According to Mr. Yglesias, the existence of the state precedes the existence of property. In other words, we have property because the state allows us to have property, and therefore it can be taken by the state at will for reallocation. The #mythofownership tag is a cute addition, too - we get it, Matt; we don't own anything, it all flows from the all powerful state.
The problem is that according to the United States' founding principles, Yglesias couldn't be more wrong if he tried. The principles that ground the American experiment aren't a secret; they lie in the writings of John Locke, the 17th Century political philosopher. Thomas Jefferson cribbed much of the Declaration of Independence directly from Locke's greatest work, Two Treatises of Government, and Jefferson once wrote that Locke was one of the three greatest men who ever lived.
So what did Locke have to say about property and government? In his opinion, private property was one of the natural rights given to man by God Himself, and that government's sole legitimate role was the protection of that which man already owned. From Two Treatises of Government:
“To understand political power right, and derive it from its original, we must consider, what state all men are naturally in, and that is, a state of perfect freedom to order their actions, and dispose of their possessions and persons, as they think fit, within the bounds of the law of nature, without asking leave, or depending upon the will of any other man.”
In Common Sense, Thomas Paine echoes these sentiments:
“Here then is the origin and rise of government; namely, a mode rendered necessary by the inability of moral virtue to govern the world; here too is the design and end of government, viz. freedom and security. And however our eyes may be dazzled with show, or our ears deceived by sound; however prejudice may warp our wills, or interest darken our understanding, the simple voice of nature and of reason will say, it is right.”It is important to understand that in historical context, when Paine refers to security, he is referring to security in one's possessions, rather than the idea of physical security, which is how the term is commonly understood today.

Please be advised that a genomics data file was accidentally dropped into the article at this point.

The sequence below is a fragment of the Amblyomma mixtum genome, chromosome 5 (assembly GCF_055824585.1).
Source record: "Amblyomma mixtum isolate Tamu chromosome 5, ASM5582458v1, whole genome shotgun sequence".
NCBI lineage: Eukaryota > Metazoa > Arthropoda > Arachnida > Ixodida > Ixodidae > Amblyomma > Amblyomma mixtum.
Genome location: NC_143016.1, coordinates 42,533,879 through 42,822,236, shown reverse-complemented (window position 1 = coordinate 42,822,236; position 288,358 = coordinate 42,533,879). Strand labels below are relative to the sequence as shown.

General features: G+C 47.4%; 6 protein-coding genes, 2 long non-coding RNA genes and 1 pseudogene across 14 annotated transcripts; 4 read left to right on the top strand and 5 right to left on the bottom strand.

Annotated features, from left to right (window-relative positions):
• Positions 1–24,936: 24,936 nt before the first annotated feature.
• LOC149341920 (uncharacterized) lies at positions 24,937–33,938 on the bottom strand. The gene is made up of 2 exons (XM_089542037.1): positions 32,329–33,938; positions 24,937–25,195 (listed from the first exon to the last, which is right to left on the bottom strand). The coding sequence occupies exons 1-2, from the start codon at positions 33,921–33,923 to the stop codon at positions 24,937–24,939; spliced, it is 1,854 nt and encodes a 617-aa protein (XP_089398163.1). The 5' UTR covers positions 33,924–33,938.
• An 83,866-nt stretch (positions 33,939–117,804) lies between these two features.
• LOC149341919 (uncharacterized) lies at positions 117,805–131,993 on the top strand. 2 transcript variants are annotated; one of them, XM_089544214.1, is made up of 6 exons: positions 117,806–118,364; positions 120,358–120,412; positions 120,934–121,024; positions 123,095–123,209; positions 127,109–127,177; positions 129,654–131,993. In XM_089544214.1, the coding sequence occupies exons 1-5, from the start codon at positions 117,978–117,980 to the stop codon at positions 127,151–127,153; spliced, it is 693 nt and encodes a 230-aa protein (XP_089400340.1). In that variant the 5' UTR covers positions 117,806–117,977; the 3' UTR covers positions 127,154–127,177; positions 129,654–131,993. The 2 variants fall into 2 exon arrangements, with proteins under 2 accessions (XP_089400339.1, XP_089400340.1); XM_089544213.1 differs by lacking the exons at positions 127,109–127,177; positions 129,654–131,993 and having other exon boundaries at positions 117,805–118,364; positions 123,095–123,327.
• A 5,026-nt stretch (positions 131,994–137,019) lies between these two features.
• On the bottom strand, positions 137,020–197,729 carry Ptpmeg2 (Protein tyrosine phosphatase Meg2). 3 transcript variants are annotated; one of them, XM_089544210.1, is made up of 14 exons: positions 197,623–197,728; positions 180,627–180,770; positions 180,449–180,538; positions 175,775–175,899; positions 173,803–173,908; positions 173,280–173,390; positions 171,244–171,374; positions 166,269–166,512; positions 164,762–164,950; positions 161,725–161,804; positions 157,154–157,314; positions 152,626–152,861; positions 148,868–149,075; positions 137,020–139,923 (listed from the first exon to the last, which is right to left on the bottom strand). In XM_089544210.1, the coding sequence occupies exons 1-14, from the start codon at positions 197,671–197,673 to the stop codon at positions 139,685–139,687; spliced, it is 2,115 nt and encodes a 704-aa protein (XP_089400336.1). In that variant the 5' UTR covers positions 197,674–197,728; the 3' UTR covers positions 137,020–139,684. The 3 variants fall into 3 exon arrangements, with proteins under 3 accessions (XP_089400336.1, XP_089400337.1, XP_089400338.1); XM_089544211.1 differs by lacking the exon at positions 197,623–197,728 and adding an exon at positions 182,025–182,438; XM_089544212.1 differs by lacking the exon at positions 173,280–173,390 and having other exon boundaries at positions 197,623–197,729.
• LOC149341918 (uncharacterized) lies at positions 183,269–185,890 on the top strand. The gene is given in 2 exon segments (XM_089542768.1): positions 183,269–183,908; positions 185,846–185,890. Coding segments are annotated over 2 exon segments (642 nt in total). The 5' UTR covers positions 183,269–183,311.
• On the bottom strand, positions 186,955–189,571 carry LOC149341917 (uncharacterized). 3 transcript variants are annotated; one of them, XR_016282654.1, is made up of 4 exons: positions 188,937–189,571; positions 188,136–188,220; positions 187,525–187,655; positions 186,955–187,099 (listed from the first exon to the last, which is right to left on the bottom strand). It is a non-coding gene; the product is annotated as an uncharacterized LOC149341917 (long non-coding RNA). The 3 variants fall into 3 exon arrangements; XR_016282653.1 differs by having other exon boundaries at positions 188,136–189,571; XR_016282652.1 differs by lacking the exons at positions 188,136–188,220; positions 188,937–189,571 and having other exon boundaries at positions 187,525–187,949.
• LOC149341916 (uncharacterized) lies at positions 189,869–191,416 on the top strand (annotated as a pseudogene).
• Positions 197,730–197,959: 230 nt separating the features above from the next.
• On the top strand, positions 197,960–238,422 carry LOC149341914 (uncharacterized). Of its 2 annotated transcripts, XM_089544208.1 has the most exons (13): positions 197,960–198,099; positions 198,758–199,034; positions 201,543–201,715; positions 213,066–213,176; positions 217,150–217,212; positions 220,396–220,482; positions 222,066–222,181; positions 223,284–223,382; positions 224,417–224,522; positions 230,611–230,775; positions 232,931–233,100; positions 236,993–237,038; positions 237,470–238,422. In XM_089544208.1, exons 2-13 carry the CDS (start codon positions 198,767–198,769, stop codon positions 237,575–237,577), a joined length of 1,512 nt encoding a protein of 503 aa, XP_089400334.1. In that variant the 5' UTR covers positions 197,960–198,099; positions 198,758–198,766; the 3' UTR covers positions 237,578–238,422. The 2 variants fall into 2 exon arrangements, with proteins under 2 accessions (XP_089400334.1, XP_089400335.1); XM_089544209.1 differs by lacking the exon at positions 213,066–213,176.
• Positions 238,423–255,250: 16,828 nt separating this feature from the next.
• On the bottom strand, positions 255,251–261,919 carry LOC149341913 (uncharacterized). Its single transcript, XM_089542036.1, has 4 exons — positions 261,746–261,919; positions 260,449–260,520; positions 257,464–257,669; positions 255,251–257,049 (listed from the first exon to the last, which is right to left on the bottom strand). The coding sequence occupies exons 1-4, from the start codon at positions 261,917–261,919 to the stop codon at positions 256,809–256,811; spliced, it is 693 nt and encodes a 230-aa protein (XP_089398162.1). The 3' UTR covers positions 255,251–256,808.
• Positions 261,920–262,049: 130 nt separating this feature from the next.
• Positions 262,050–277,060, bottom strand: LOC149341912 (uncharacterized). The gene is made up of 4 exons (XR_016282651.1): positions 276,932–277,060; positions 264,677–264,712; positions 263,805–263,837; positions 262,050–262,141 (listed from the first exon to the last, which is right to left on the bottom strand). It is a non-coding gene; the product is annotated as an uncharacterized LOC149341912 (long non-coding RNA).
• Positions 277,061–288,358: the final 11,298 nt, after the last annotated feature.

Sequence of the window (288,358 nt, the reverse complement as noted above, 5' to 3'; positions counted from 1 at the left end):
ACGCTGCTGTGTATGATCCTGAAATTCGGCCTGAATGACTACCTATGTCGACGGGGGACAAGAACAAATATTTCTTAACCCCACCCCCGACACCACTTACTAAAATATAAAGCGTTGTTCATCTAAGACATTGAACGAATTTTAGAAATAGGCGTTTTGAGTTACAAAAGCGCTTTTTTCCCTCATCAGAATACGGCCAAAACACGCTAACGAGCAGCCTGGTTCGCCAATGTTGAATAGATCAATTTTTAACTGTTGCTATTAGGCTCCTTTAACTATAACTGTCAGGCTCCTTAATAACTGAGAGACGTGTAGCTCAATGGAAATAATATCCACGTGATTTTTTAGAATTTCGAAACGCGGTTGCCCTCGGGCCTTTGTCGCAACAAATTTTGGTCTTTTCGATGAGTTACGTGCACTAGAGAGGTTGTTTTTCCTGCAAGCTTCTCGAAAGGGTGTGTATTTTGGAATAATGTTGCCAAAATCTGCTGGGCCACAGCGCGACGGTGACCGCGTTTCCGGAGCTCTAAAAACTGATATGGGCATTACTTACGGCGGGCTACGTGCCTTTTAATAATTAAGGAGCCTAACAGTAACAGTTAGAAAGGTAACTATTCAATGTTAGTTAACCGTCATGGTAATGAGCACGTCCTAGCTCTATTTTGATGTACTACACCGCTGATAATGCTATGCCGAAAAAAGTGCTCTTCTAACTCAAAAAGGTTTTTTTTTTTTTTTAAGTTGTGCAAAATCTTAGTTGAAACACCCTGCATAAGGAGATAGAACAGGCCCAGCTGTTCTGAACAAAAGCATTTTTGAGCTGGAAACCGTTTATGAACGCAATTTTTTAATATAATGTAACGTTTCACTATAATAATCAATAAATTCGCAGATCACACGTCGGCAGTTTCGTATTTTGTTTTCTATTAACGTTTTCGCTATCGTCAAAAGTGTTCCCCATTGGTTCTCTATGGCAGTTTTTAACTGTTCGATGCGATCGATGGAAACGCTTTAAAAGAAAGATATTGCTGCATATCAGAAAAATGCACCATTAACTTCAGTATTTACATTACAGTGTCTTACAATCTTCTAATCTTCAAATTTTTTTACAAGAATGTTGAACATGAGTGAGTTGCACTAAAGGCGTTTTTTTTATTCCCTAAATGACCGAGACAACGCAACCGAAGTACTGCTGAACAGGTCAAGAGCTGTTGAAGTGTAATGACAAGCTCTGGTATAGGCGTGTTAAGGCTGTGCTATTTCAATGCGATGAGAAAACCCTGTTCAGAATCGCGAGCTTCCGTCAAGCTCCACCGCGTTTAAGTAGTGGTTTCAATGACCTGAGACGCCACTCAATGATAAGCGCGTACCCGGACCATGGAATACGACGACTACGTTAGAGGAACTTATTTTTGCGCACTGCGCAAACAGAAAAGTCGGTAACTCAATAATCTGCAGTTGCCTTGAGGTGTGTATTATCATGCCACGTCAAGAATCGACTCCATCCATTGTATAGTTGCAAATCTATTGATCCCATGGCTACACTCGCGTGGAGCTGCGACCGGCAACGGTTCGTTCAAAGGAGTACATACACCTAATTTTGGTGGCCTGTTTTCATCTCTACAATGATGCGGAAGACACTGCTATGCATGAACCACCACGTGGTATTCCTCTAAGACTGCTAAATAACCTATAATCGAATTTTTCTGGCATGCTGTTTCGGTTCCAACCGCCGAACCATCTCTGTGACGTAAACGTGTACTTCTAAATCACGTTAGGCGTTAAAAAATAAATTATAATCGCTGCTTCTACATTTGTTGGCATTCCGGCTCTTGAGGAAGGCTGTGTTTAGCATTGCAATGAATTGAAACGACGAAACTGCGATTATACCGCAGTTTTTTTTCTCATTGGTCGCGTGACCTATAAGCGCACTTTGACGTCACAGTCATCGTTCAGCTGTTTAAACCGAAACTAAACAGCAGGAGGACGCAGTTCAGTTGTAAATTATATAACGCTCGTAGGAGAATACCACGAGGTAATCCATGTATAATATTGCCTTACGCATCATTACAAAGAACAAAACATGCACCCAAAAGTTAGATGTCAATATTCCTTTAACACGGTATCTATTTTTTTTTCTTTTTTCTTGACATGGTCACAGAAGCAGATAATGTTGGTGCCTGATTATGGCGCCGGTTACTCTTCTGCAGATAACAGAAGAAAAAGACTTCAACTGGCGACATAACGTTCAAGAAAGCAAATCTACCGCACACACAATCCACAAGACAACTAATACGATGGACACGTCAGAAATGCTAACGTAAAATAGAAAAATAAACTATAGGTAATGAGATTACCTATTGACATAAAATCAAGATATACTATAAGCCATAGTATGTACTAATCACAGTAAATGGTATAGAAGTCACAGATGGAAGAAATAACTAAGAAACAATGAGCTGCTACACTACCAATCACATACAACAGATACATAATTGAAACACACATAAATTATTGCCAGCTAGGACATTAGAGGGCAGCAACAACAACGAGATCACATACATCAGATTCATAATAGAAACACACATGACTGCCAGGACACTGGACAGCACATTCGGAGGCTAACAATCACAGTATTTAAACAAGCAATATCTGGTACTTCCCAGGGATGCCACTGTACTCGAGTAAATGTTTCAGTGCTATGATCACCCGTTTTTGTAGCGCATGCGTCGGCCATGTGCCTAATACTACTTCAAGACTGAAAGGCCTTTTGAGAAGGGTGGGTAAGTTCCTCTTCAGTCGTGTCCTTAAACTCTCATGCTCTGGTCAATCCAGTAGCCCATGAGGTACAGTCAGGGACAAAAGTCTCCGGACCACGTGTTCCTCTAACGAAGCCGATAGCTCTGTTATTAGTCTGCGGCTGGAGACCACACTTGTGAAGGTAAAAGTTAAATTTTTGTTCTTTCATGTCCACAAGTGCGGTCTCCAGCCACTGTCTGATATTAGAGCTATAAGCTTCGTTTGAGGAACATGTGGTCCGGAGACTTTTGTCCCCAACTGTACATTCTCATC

The Fourth Amendment to the Constitution also implies that ownership is a fundamental right, and one that government cannot simply violate:
"The right of the people to be secure in their persons, houses, papers, and effects, against unreasonable searches and seizures, shall not be violated, and no Warrants shall issue, but upon probable cause, supported by Oath or affirmation, and particularly describing the place to be searched, and the persons or things to be seized."Yglesias is incorrect: people institute governments in order to protect their property, at least in a free society. What Yglesias is describing, and even advocating, is despotism - a system where the state owns all, and doles it out (and takes it back) at the tyrant sees fit. His position is an ignorant, immoral, and dangerous one.
Unfortunately, it is a position shared by all too many in power.